Gender inequality 'rife' in Ireland
Women in Ireland work less, earn less, live longer and are more likely to suffer depression than men, a report has revealed.
Men, on the other hand, are over-represented in the Dail and Seanad, are more likely to be unemployed and suffer from higher rates of alcoholism, schizophrenia and criminality.
The report, by the Central Statistics Office (CSO), also revealed that the rate of men who had left school early was almost twice that of women.
In 2007, a woman's wage was on average about two-thirds of a man's and after taking into account the longer hours put in by men, the hourly rate for women's wages is about 87% of men's.
Craft jobs showed the least gender balance with men filling 96% of roles in the sector.
The CSO's life and death statistics also threw up some startling figures including. In 2006, women were on average living until 81-and-a-half, almost five years longer than men. Men were revealed as being more likely to die younger with 15 to 24-year-olds at particularly high risk from suicide and car accidents.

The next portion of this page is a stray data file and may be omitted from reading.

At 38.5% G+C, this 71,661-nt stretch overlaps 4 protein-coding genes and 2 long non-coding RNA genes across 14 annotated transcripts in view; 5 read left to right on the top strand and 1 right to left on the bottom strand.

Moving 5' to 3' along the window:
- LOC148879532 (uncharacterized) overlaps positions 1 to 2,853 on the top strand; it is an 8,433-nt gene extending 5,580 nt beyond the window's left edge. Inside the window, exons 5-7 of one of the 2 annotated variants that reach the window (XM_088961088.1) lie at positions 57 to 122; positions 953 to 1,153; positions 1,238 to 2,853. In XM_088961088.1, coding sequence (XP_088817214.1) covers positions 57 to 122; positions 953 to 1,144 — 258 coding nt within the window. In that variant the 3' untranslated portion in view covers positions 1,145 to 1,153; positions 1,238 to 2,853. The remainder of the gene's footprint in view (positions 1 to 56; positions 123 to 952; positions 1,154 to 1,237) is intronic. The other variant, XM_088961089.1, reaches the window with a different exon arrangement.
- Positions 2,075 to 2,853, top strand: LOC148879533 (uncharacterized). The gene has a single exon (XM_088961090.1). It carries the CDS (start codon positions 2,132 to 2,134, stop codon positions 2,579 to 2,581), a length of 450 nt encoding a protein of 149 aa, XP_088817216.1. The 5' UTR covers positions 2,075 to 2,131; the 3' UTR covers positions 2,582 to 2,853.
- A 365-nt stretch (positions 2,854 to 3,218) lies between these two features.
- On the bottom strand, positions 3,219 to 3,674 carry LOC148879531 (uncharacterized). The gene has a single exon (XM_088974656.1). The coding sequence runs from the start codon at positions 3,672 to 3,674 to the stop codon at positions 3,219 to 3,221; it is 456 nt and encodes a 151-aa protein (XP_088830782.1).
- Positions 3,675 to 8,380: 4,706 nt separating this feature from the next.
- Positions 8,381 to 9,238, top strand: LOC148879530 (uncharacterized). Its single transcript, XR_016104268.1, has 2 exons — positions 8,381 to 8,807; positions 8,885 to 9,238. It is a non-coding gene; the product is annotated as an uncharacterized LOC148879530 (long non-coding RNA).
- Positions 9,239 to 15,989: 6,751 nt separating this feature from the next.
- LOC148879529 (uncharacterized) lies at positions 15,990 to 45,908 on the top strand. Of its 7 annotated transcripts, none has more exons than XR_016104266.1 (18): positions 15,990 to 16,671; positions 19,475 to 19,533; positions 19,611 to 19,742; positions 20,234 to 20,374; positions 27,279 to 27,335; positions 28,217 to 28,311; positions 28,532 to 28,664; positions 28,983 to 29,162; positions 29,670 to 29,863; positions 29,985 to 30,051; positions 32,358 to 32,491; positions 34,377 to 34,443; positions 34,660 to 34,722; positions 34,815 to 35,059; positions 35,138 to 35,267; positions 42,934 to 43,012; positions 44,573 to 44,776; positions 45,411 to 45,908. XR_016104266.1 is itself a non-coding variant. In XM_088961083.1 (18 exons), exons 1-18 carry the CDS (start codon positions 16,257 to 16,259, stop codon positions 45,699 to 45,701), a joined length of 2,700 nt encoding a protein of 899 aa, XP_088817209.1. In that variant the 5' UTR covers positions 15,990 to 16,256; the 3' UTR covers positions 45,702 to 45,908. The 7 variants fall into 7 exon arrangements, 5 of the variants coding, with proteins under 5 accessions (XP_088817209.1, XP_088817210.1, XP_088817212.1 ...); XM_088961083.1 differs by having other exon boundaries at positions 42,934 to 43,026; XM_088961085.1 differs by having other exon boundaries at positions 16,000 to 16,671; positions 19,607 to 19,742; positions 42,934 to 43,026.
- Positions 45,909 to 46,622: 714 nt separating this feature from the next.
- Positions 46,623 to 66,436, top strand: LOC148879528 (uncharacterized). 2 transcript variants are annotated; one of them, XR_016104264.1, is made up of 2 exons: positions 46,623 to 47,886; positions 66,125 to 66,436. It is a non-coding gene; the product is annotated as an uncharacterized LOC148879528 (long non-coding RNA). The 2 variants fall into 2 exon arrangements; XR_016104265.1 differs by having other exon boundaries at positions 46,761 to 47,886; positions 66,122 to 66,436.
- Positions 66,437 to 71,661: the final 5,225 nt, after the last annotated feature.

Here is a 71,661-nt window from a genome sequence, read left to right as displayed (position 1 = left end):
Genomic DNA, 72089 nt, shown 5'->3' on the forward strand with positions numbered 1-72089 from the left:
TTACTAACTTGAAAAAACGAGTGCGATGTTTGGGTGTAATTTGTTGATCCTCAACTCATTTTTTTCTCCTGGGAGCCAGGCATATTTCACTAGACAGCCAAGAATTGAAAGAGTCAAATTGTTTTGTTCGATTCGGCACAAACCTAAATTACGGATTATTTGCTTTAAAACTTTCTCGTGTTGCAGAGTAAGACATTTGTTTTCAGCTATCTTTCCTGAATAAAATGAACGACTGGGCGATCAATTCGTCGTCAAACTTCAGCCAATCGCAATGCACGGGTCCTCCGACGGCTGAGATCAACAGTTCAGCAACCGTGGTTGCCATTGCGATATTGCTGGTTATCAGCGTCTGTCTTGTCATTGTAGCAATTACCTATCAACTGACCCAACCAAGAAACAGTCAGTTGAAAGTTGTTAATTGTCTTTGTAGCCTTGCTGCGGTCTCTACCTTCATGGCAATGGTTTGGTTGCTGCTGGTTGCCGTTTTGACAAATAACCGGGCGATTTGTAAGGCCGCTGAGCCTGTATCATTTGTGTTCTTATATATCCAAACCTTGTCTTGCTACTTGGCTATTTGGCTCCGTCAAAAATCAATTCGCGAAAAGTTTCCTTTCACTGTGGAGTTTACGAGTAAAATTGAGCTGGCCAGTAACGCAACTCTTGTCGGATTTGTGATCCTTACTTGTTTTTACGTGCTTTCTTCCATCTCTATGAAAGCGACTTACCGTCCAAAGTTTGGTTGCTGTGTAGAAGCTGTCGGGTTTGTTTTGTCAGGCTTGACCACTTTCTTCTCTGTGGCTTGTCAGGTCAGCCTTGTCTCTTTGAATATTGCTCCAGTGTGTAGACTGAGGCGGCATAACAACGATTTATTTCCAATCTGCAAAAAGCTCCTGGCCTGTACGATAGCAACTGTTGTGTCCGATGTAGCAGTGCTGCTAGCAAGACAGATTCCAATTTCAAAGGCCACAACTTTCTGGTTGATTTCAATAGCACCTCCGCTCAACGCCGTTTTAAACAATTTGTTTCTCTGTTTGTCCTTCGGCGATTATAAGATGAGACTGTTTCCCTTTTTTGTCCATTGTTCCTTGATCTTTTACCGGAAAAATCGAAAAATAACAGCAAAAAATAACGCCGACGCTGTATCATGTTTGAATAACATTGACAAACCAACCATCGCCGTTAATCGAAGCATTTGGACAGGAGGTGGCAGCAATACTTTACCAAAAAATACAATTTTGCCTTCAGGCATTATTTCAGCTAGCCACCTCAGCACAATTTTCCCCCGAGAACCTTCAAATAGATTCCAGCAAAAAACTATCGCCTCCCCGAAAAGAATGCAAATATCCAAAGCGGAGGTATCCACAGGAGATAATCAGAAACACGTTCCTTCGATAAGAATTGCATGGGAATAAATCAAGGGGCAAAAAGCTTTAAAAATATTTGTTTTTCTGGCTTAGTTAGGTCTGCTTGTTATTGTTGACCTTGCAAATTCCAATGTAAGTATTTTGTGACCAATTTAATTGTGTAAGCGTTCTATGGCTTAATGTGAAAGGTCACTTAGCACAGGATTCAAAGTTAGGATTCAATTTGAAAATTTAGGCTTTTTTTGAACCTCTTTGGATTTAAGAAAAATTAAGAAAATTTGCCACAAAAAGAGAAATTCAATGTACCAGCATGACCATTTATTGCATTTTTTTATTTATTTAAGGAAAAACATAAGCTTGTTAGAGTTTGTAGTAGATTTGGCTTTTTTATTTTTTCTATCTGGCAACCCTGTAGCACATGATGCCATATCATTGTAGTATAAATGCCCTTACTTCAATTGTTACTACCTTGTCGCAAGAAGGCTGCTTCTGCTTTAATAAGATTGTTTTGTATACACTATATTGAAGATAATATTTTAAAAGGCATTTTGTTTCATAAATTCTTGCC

In school, girls were more likely to take English, Irish and French at higher level while boys focussed more on technical subjects. The pattern carried on into third level colleges and universities as men account for 84% of engineering, manufacturing and construction graduates and 60% in science graduates, while 79 per cent of health and 76% of education graduates were women.
The lack of women in high-profile and front-line decision making roles was also highlighted. Only 22 seats in the Dail are filled by women - a 14% rate ranking Ireland 23rd in Europe for women in parliament. Women only make up a third of the posts on state boards, 17% of council seats and 12% of positions on regional authorities.
In population terms Ireland was in a unique position in Europe in 2008 - the only country perfectly gender-balanced, with one women for every man.
The report warned the overall figures masked differences in age groups with more boys being born than girls and women living longer - in the 65 and over age group, there were 80 men for 100 women.